Contrary to earlier stance of the Nigerian government, latest reports inform that it has begun talks with the Islamist militant group, Boko Haram, to release more than 200 girls abducted six months ago.
According to a report published by the Voice of America today, Friday, 17 October, 2014, it was gathered that the Federal Government has started negotiating the militant group for them to stop the deadly insurgency that has claimed thousands of lives across Nigeria.
It was gathered that an adviser to President Goodluck Jonathan and a man calling himself the secretary-general of Boko Haram confirmed that discussions are under way in Saudi Arabia.
They explained that the current negotiation between the FG and the Boko Haram was aided by high level officials from Chad and Cameroon.
A member of the terrorist group in Saudi Arabia, who identified himself as Danladi Ahmadu, added that the abducted Chibok girls are “in good condition and unharmed.”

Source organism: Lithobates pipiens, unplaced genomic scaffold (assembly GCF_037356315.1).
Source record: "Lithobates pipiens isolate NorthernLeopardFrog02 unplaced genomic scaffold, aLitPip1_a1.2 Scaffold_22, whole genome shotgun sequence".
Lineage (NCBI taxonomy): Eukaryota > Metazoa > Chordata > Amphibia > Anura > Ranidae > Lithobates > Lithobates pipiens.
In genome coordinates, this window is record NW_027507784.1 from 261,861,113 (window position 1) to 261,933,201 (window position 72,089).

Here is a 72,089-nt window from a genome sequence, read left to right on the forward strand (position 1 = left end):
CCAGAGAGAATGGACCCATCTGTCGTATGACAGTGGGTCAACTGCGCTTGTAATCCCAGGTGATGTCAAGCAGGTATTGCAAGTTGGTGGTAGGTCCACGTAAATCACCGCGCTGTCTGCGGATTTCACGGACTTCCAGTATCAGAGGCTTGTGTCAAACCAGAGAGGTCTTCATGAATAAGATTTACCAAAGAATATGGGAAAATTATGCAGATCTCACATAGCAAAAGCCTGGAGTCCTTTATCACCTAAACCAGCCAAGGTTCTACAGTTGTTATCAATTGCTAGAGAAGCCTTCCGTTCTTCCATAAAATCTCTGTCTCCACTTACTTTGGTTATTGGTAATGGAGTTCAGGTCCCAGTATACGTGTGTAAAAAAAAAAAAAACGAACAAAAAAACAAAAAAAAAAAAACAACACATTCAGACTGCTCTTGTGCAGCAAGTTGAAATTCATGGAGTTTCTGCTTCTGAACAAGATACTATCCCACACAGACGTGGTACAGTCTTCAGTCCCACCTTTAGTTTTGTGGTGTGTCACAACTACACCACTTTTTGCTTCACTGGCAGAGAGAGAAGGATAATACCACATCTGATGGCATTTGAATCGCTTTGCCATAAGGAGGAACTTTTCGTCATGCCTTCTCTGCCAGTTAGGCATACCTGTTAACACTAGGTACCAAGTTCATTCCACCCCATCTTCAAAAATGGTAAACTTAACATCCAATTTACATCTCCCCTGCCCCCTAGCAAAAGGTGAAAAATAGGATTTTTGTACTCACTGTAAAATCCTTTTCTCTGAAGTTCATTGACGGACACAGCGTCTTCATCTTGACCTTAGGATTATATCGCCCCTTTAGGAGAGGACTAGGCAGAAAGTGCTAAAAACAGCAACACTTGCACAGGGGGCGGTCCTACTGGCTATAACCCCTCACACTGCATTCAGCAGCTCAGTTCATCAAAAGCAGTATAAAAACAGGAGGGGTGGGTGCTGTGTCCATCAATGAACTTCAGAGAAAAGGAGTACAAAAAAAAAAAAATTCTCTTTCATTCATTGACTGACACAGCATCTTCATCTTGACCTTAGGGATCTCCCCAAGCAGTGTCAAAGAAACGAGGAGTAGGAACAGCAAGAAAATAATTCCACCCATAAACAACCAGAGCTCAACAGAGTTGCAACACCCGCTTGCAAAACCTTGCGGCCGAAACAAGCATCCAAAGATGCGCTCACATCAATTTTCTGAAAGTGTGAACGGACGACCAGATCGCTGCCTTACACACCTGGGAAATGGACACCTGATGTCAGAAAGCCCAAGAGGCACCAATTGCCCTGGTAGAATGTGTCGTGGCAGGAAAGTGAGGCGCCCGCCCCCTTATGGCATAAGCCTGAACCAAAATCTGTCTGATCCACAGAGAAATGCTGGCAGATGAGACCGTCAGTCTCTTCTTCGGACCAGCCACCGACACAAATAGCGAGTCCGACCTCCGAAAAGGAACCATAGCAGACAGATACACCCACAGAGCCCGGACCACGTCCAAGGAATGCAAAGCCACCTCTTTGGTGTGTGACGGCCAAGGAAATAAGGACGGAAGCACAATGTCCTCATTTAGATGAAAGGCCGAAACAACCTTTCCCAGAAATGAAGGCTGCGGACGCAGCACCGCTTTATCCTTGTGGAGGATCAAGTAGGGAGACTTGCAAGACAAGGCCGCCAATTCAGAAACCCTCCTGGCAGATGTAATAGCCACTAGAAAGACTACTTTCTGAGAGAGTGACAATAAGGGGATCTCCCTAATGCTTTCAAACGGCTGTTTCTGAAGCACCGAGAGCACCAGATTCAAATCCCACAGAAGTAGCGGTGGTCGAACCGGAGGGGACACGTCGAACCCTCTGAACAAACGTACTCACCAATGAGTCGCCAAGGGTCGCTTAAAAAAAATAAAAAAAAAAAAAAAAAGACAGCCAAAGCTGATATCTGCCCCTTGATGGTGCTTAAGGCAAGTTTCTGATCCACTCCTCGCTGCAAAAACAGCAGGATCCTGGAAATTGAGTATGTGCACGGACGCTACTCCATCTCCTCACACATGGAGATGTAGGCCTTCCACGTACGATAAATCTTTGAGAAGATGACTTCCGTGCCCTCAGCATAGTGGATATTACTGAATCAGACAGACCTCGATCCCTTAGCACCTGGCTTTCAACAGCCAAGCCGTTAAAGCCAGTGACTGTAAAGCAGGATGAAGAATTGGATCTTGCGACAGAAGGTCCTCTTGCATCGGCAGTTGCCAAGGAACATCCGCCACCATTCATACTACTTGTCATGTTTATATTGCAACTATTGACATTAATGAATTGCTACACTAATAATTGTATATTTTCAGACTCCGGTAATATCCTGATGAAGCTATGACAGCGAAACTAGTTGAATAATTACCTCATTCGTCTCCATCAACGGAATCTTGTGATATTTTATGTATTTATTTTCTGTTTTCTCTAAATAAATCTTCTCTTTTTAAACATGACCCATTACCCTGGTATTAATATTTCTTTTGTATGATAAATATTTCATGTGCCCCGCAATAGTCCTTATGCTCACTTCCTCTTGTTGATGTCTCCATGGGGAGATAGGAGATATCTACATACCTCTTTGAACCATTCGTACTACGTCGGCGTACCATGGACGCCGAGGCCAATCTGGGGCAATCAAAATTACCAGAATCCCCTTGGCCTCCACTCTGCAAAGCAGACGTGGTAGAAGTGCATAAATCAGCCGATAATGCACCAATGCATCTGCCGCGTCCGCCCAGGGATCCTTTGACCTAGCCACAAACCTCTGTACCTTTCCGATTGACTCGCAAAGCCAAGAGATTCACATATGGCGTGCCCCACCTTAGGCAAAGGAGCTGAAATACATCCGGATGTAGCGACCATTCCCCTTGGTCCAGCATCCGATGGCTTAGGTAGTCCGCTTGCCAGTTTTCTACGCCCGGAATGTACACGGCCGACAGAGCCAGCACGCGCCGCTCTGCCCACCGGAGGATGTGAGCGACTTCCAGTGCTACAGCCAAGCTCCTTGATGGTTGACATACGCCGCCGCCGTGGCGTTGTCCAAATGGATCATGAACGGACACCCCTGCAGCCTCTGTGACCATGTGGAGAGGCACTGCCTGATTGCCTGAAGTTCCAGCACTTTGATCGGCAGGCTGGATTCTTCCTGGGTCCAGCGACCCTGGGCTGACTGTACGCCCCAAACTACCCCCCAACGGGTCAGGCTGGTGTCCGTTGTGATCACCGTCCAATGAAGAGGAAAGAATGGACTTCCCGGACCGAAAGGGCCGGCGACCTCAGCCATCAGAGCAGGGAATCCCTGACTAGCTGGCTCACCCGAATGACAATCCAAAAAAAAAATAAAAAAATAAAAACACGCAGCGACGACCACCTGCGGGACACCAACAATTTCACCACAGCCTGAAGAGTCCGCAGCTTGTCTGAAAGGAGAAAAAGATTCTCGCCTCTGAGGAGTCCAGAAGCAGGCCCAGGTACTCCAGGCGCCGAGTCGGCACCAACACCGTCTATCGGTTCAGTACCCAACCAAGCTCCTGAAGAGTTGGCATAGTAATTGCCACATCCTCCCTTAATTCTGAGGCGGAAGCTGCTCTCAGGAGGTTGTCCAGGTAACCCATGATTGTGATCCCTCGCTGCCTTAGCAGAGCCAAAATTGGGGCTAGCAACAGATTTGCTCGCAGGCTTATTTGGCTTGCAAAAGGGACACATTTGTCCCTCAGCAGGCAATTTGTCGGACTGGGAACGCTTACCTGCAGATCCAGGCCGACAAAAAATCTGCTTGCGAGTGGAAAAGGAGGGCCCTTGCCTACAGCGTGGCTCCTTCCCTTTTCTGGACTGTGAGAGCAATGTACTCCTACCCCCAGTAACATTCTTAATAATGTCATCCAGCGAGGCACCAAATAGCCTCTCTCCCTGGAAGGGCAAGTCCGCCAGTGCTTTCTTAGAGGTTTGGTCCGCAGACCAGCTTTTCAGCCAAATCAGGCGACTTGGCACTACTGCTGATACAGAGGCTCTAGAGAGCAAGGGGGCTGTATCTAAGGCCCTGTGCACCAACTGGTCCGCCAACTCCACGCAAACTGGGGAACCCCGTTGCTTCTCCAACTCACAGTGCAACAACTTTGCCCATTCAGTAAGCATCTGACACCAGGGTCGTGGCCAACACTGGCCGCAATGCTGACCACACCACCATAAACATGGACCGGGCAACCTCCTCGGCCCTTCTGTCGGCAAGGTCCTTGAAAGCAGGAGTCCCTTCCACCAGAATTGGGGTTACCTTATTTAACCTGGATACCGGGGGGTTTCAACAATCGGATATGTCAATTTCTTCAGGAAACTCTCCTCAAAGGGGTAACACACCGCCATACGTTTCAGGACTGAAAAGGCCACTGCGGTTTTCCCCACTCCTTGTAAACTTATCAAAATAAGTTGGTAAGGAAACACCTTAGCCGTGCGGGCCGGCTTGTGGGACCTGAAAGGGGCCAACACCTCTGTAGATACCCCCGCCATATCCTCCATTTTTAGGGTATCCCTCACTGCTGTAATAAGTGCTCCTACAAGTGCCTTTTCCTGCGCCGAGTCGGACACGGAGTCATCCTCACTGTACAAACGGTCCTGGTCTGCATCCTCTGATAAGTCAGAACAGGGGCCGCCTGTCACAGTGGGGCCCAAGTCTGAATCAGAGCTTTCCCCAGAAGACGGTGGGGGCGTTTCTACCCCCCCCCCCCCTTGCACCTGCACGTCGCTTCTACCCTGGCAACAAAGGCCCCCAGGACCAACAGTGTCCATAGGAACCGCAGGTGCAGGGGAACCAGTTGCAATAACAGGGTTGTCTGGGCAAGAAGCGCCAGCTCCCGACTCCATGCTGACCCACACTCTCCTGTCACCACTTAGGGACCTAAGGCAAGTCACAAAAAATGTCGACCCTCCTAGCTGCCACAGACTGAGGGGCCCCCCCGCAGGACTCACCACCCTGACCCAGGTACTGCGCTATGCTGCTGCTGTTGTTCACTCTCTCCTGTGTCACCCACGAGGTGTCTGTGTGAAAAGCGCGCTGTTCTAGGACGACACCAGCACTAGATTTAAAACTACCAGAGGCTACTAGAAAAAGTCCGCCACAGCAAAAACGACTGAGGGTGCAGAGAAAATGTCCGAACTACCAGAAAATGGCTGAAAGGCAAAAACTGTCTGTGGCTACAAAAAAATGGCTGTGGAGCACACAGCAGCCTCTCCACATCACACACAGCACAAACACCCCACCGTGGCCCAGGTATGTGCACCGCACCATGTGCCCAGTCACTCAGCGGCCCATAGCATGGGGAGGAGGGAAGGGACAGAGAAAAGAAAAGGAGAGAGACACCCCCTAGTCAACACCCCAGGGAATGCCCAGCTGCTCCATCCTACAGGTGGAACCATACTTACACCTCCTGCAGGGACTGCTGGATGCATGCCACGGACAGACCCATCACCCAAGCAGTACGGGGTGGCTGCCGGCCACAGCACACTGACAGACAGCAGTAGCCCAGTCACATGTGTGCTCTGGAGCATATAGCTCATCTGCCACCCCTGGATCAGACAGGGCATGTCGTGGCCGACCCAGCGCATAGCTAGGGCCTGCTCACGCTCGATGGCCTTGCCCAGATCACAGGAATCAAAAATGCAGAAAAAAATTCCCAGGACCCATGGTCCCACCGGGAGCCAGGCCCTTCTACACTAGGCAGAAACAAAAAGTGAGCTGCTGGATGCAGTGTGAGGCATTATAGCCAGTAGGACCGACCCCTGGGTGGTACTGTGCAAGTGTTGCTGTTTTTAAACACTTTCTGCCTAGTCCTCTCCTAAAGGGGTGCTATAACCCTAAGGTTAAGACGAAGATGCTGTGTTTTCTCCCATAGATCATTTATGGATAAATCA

Ahmadu did not explain the conditions under which the girls would be freed.
However, he explained that Riyadh is not involved in the negotiations and there is no independent confirmation by Nigerian government.
It would be recalled that no fewer than 270 schoolgirls were kidnapped by Boko Haram insurgents at a secondary school in the remote northeastern village of Chibok in Borno State on 14 April, 2014.
At least 57 of the abducted schoolgirls have been reported to have escaped from the Sambisa forest where they are believed to be kept.
The leader of the terrorist sect, Abubakar Shekau had since threatened to sell the remainder as slave brides, vowing they would not be released until his members captured by the Nigerian military are freed from jail.
Meanwhile, President Jonathan has been criticised both home and abroad for his slow response to the kidnapping and for the inability of Nigerian troops to quell the insurgency being perpetrated by the Boko Haram militants.
No fewer than 10, 000 people are believed to have been killed from terror attacks staged by the Boko Haram insurgents across Nigeria.